"The provision indicates to me that Congress wanted people on the commission who could serve independently and were not tied to these labs," Smallberg said. "When I see two people serving on the commission who have consulting contracts with some the labs, it's hard for me to square that with the language in the law."
Fleury and Murray's national lab consulting contracts present a familiar quandary for the department: seeking advice from prominent experts who have deep ties to those invested in U.S. energy policy.
Consequentially, DOE has often waived concerns about its advisers' financial interests so they can sit on advisory boards or take positions in research centers (Greenwire, July 29). Along with previous documents obtained by Greenwire under FOIA, DOE has handed out at least 23 such waivers since 2013.
"Some of these committees can play a big role in influencing government action. Often the government will just accept a committee's recommendations without much deliberation," Smallberg said. "When you have a waiver, there always some question about whether they're looking out for the public interest or the interest of some company they're working for."
Richard Painter, a University of Minnesota Law School professor, said government policy can be influenced by outside advisers, but officials make the final call.
"If you get the waiver, you can participate in a matter," said Painter, also a former associate counsel for President George W. Bush who handled ethics. "The government official ultimately makes the decision."
The labs commission was set up in May and has nine members, including Fleury and Murray. The panel was created under mandate from Congress to review the national laboratory system.
The labs have come under criticism for mismanagement and poor coordination with the private sector. Earlier this summer, the House passed legislation to reform the laboratory system (E&E Daily, July 23).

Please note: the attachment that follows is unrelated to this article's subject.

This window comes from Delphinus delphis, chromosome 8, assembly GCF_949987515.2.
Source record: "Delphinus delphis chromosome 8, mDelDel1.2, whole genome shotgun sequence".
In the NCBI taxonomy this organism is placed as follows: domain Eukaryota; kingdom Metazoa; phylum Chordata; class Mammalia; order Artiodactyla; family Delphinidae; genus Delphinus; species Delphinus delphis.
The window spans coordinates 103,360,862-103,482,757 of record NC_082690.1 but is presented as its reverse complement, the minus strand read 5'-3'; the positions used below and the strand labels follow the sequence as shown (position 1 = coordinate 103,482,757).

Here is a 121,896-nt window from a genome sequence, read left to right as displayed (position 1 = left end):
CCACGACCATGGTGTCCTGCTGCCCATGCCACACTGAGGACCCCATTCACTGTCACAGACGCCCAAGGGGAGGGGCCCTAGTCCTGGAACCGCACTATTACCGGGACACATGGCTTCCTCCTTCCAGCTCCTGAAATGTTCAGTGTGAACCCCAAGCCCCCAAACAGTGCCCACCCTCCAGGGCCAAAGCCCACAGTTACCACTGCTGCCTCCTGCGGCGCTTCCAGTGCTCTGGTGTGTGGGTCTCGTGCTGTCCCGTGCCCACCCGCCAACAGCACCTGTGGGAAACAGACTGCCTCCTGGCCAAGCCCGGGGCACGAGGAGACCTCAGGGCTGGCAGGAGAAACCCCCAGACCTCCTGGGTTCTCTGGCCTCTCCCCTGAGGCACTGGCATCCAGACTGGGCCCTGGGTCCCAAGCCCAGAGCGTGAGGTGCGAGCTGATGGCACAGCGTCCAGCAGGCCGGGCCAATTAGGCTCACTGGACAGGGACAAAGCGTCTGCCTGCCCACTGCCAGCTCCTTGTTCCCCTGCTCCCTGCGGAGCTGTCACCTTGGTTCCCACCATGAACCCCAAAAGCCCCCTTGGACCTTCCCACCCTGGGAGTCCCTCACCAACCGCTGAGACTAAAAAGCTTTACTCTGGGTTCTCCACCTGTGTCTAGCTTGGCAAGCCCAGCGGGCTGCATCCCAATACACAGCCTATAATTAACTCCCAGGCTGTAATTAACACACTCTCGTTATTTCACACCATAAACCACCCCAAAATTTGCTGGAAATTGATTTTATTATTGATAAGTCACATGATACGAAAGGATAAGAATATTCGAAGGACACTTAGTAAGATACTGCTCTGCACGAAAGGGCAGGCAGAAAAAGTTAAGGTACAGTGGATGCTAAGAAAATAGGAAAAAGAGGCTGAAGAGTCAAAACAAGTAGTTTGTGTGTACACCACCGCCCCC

The commission itself has already gotten to work, having its first meeting in July (Greenwire, July 18). The panel is expected to issue the first part of its two-part study in February 2015.
Like Fleury and Murray, other DOE advisers and officials have received ethics waivers over the summer, according to department records.
Arunava Majumdar is a member of the Secretary of Energy Advisory Board. Like several other members of that committee, Majumdar, the former director of the Advanced Research Projects Agency-Energy (ARPA-E), has received a conflict of interest waiver.
Majumdar, a Stanford University professor, has stock interests in Google Inc. and Envia Systems.
Others in academia have also picked up waivers to work specifically for ARPA-E, including Ramon Gonzalez of Rice University and Eric Schiff of Syracuse University.
For advisory committee members, waivers are provided to a small number of individuals and are granted with the recognition that they be one of a number of voices on a panel, not its lone authority, according to DOE.
Painter said agencies should hear from both: advisers with outside interests and those who are not conflicted.
"If the higher-ups at the Department of Energy don't have the technical know-how or the facts, they may just sign off on the recommendation from the expert," Painter said. "These waivers should be conditioned upon one or more committee members who don't have a conflict also participating in the decisionmaking process."